Boikos, Sosipatros A., et al. “Molecular subtypes of KIT/PDGFRA wild-type gastrointestinal stromal tumors: a report from the National Institutes of Health Gastrointestinal Stromal Tumor Clinic.” JAMA oncology 2.7 (2016): 922-928.
Corless, Christopher L. “Gastrointestinal stromal tumors: what do we know now?.” Modern Pathology 27.S1 (2014): S1.
Hirahara, Noriyuki, et al. “A Novel Technique to Minimize Deformation of the Stomach in Laparoscopic Partial Gastrectomy for Intraluminal Gastric GISTs.” Journal of Laparoendoscopic & Advanced Surgical Techniques, vol. 24, no. 10, Oct. 2014, pp. 707–711.
Huang, Jiang-Long, et al. “Endoscopy-Assisted Laparoscopic Resections for Gastric Gastrointestinal Stromal Tumors: A Retrospective Study.” Journal of Laparoendoscopic & Advanced Surgical Techniques, vol. 27, no. 2, Feb. 2017, pp. 110–114.
Huynh, Thanh-Khoa, et al. “Primary Localized Rectal/Pararectal Gastrointestinal Stromal Tumors: Results of Surgical and Multimodal Therapy from the French Sarcoma Group.” BMC Cancer, vol. 14, no. 1, Mar. 2014, pp. 1–20.
Iorio, N., et al. “Review Article: The Biology, Diagnosis and Management of Gastrointestinal Stromal Tumours.” Alimentary Pharmacology & Therapeutics, vol. 39, no. 12, June 2014, pp. 1376–1386.
Kasetsermwiriya, Wisit, et al. “Laparoscopic Surgery for Gastric Gastrointestinal Stromal Tumor Is Feasible Irrespective of Tumor Size.” Journal of Laparoendoscopic & Advanced Surgical Techniques, vol. 24, no. 3, Mar. 2014, pp. 123–129.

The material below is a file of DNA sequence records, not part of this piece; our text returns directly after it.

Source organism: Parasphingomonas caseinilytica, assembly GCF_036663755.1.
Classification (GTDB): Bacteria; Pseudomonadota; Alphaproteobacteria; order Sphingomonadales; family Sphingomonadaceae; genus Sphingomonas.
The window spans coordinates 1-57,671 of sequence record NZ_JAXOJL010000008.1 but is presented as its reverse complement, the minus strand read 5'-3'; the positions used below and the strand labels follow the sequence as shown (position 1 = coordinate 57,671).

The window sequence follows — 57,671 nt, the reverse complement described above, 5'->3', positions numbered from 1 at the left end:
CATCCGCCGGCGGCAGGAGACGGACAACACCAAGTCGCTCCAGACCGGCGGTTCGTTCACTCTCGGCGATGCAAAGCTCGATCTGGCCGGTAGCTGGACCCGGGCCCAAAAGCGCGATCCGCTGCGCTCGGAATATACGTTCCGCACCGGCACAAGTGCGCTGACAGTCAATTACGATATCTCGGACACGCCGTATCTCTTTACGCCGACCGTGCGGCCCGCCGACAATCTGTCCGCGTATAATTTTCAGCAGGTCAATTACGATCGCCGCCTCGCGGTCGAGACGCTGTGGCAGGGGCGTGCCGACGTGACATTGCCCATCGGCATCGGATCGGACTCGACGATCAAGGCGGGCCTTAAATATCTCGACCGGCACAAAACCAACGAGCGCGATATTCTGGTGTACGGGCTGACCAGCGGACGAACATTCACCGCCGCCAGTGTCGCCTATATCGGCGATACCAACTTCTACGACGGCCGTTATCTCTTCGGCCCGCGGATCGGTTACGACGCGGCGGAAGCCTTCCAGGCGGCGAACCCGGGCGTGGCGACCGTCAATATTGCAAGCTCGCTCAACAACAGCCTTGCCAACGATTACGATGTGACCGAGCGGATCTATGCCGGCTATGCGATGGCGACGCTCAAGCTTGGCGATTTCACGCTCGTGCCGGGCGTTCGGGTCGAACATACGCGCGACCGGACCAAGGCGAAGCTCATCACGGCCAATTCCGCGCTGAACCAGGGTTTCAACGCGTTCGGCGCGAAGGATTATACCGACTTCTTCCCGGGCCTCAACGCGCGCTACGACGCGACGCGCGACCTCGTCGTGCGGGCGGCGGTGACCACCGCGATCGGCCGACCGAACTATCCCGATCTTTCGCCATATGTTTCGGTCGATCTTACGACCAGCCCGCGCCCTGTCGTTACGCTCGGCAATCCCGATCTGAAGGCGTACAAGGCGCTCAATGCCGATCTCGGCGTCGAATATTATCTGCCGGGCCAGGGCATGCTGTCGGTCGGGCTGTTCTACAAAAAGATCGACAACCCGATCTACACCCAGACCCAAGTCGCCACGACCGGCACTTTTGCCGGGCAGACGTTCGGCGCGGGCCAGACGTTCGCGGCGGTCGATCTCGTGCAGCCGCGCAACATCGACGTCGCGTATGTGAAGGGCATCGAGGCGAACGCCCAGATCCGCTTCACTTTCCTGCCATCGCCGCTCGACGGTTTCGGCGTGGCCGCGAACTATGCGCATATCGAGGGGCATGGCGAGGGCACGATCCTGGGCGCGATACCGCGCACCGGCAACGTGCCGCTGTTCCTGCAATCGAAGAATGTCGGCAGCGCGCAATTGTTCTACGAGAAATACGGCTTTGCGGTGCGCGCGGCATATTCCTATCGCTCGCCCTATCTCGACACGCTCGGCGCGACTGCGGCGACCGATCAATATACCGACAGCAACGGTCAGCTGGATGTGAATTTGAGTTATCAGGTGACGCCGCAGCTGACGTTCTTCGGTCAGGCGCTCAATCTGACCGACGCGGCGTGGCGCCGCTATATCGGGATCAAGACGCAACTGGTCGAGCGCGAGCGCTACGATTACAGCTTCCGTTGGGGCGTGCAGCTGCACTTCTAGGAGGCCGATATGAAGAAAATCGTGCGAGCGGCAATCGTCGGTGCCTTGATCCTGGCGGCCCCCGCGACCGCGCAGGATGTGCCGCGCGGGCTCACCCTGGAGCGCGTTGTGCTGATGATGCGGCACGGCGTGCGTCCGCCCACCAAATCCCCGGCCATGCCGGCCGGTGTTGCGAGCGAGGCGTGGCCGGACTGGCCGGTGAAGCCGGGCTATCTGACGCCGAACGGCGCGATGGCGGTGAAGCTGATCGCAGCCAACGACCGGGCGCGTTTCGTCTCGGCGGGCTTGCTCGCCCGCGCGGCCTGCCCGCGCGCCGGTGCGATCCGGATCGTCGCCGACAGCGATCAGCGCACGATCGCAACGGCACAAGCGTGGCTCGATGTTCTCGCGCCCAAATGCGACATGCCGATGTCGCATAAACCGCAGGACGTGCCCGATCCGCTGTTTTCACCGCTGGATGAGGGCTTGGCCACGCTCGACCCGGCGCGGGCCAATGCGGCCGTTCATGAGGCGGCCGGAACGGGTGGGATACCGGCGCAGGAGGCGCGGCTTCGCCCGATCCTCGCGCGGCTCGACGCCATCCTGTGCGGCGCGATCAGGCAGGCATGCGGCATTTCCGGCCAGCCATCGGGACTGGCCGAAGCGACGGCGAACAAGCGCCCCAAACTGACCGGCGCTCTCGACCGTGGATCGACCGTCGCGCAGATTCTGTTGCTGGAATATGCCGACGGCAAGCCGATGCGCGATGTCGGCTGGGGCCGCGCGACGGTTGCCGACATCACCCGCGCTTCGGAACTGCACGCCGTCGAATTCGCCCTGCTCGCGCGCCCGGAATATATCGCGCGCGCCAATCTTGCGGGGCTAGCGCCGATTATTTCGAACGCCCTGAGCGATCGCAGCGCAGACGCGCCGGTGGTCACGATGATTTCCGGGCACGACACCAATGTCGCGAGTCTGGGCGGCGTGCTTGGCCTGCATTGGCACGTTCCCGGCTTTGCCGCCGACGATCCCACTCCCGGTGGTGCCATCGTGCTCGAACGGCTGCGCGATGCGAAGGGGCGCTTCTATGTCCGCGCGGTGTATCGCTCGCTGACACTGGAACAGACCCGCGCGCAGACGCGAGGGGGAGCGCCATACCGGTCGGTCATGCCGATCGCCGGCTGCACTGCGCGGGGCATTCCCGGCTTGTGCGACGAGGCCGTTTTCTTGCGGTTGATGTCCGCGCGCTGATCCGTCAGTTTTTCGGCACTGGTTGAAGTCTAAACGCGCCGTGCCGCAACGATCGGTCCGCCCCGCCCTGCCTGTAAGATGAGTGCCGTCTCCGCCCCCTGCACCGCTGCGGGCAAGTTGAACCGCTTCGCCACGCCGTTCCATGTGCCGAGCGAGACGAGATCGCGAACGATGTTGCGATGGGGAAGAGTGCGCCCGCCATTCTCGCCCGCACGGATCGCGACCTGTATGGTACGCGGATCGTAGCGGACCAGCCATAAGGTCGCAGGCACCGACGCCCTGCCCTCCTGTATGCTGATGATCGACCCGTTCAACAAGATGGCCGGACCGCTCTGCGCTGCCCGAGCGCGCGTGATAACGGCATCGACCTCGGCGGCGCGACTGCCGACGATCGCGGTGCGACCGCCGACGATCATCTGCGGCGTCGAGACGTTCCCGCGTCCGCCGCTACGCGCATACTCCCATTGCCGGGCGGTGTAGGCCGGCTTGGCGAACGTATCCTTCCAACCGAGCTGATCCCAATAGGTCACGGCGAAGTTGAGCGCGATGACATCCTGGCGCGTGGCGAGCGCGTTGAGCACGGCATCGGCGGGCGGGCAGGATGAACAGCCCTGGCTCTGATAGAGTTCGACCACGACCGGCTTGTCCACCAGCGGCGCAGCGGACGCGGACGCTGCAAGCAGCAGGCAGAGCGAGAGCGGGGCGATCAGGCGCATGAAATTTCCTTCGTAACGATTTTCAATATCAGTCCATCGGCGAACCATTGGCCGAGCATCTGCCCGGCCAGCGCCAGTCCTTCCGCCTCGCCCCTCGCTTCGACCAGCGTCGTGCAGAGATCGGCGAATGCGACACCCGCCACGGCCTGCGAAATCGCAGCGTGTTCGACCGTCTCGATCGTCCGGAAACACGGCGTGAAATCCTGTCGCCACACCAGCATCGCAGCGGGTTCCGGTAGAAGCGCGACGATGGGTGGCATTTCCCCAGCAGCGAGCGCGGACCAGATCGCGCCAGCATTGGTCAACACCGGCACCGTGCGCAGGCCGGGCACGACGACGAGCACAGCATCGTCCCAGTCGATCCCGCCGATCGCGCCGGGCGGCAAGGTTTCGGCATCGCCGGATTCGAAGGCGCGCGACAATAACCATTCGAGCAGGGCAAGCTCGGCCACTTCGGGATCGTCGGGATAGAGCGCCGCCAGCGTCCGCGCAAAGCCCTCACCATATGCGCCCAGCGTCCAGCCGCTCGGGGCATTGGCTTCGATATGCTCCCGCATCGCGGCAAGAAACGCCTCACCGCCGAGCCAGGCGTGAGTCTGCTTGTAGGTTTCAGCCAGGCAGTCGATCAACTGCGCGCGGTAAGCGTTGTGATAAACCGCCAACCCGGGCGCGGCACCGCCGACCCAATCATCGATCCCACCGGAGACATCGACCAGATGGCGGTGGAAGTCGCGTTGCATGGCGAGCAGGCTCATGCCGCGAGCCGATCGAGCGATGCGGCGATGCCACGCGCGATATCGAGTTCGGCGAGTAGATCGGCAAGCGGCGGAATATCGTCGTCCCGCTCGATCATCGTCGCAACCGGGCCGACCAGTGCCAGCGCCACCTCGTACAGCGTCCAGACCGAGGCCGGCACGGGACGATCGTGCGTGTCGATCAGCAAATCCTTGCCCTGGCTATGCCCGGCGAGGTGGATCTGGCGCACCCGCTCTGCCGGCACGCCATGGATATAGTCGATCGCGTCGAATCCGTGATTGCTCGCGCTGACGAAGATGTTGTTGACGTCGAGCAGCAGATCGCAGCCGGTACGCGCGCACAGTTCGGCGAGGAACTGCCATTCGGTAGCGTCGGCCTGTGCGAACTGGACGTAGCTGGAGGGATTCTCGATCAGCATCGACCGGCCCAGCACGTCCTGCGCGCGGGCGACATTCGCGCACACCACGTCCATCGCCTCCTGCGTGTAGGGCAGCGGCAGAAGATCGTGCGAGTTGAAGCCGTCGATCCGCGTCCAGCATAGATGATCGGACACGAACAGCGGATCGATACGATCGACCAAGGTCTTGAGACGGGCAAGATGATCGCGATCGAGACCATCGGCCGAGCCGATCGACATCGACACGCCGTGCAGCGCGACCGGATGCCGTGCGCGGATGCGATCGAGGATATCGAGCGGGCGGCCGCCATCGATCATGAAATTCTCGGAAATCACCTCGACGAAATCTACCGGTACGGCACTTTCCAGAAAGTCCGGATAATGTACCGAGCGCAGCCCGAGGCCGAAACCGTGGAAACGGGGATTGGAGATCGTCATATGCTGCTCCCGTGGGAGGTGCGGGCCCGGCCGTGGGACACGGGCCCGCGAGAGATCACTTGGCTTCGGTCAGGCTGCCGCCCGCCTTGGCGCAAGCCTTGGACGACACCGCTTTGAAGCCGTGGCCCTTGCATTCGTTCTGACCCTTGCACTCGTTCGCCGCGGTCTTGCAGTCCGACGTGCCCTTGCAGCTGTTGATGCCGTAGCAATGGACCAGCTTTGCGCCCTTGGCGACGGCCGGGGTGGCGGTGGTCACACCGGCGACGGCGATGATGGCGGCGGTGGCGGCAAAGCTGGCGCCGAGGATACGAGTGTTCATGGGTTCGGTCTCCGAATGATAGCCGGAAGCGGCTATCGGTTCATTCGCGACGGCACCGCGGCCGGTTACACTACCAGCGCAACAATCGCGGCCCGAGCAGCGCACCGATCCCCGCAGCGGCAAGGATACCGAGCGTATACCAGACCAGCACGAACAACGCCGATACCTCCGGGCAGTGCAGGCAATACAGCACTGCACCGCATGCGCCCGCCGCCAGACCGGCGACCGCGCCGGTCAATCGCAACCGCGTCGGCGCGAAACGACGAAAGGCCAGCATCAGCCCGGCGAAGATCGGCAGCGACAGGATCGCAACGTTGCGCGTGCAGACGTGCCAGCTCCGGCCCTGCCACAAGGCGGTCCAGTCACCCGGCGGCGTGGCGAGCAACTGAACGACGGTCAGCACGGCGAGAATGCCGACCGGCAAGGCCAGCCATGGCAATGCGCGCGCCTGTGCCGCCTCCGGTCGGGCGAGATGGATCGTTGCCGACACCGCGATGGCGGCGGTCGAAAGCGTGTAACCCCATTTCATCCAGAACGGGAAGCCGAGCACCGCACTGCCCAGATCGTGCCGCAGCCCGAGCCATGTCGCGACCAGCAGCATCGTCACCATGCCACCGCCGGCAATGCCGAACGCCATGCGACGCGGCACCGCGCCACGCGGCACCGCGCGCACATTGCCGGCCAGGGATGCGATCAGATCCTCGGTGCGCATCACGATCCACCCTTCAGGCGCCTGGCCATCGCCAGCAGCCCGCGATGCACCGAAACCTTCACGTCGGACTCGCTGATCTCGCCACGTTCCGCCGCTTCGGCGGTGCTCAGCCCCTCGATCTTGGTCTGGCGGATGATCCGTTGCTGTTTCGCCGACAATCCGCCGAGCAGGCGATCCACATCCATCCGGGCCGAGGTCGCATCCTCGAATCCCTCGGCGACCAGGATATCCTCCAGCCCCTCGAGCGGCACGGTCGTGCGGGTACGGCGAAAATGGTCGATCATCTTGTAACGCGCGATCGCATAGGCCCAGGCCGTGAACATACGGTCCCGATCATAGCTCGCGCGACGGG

Klein, Sabine, et al. “Interstitial cells of Cajal integrate excitatory and inhibitory neurotransmission with intestinal slow-wave activity.” Nature communications 4 (2013): 1630.
Kramer, Klaus, et al. “Impact of age and gender on tumor related prognosis in gastrointestinal stromal tumors (GIST).” BMC cancer 15.1 (2015): 57.
Lee, Ju-Han, et al. “Correlation of imatinib resistance with the mutational status of KIT and PDGFRA genes in gastrointestinal stromal tumors: a meta-analysis.” Journal of Gastrointestinal & Liver Diseases 22.4 (2013).
Ma, Grace L., et al. “Epidemiology of gastrointestinal stromal tumors in the era of histology codes: results of a population-based study.” Cancer Epidemiology and Prevention Biomarkers 24.1 (2015): 298-302.
Menge, Franka, et al. “Clinical presentation of gastrointestinal stromal tumors.” Visceral medicine 34 (2018).
Rammohan, Ashwin, et al. “A gist of gastrointestinal stromal tumors: A review.” World journal of gastrointestinal oncology5.6 (2013): 102.
Scherübl, Hans, et al. “Management of early asymptomatic gastrointestinal stromal tumors of the stomach.” World journal of gastrointestinal endoscopy 6.7 (2014): 266.
Xiao, Lian, et al. “Meta-Analysis Comparing Laparoscopic versus Open Resection for Gastric Gastrointestinal Stromal Tumors Larger than 5 Cm.” BMC Cancer, vol. 17, Nov. 2017, pp. 1–9.
Ye, Liangying, et al. “Meta-Analysis of Laparoscopic vs. Open Resection of Gastric Gastrointestinal Stromal Tumors.” PLoS ONE, vol. 12, no. 5, May 2017, pp. 1–14.
Yu, Qing-Xiang, et al. “Clinical presentations of gastric, small gastrointestinal stromal tumors mimics functional dyspepsia symptoms.” World journal of gastroenterology: WJG 20.33 (2014): 11800.
Zebary, A., et al. “KIT, NRAS and BRAF mutations in sinonasal mucosal melanoma: a study of 56 cases.” British journal of cancer 109.3 (2013): 559.
Zhu, Yun, et al. “C-kit and PDGFRA gene mutations in triple negative breast cancer.” International journal of clinical and experimental pathology 7.7 (2014): 4280.